UK Banks Face Dividend and Bonus Crackdown

Future bonus and dividend payments by UK banks will depend upon convincing regulators the handouts will not dent capital reserves or undermine sound risk management, the head of the city watchdog has warned.

Tower Bridge and City of London financial district
Source: Dominic Burke | Getty Images
Tower Bridge and City of London financial district

Banks would also be forced to make public detailed information about their holdings that they currently share only with regulators, Hector Sants told the Financial Times as he prepared to unveil the detailed plans for a new authority that will supervise banks and insurers for safety and soundness.

Some investors have long complained that banks provide only cursory, non-standard data that makes it all but impossible to compare their relative risk.

"In recent years there has been a shift into more market opacity and a reduction in investor confidence. We are trying to redress that balance," said Mr Sants, who is head of the Financial Services Authority, and who will head up the planned Prudential Regulatory Authority.

"We want to improve the ability of market discipline to incentivise management to act responsibly."

A sign of the increasing demand for top executives to be held accountable for their bank's performance came on Wednesday when Lloyds Banking Group signalled at its annual meeting that it could claw back part of the bonuses awarded to several of its top executives as a result of the £3.2 billion hit it took for mis-selling loan insurance.

The UK is radically revamping its approach to financial services regulation after a wave of bank failures revealed deep failings in its previous hands-off approach.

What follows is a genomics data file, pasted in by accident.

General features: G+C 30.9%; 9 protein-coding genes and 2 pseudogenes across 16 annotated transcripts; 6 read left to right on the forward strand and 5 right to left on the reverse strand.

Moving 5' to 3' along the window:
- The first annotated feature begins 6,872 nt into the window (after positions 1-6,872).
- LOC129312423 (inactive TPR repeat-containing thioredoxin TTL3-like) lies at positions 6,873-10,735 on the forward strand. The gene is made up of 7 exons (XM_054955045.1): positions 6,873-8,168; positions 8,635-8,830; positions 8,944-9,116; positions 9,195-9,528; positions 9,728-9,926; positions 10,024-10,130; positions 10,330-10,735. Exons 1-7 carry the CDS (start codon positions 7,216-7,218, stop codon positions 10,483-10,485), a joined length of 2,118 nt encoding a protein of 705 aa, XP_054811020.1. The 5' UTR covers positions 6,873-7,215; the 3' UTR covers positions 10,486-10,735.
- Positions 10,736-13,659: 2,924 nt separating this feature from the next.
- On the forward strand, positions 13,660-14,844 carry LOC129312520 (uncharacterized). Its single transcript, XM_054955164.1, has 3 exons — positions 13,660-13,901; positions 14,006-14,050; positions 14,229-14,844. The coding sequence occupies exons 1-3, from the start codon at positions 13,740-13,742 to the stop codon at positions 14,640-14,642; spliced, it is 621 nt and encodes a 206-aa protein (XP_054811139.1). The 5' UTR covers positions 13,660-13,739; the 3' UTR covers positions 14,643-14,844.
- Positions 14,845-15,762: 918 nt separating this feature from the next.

The FSA is being split into the PRA and a separate Financial Conduct Authority focused on markets and consumer protection.

Draft legislation creating the two authorities is due to be unveiled next month, with the aim of establishing them in early 2013.

Roughly 25 percent of the FSA's 4,000 employees will be transferred to the PRA, which will be a subsidiary of the Bank of England.

Housing prudential supervision in a more focused agency is expected to allow managers, including Mr Sants and his deputy Andrew Bailey, to take a more active role in supervising individual institutions.

The FSA last year was given the power to veto bank bonus plans but the PRA now plans to integrate that process into its broader supervisory process.

"The PRA will assess firms' payments of both bonuses and dividends against their compliance with our capital regime, but that will be part of the ­ongoing supervisory process.

We see things as part of a dialogue, not a pass, fail process," said Mr Sants.

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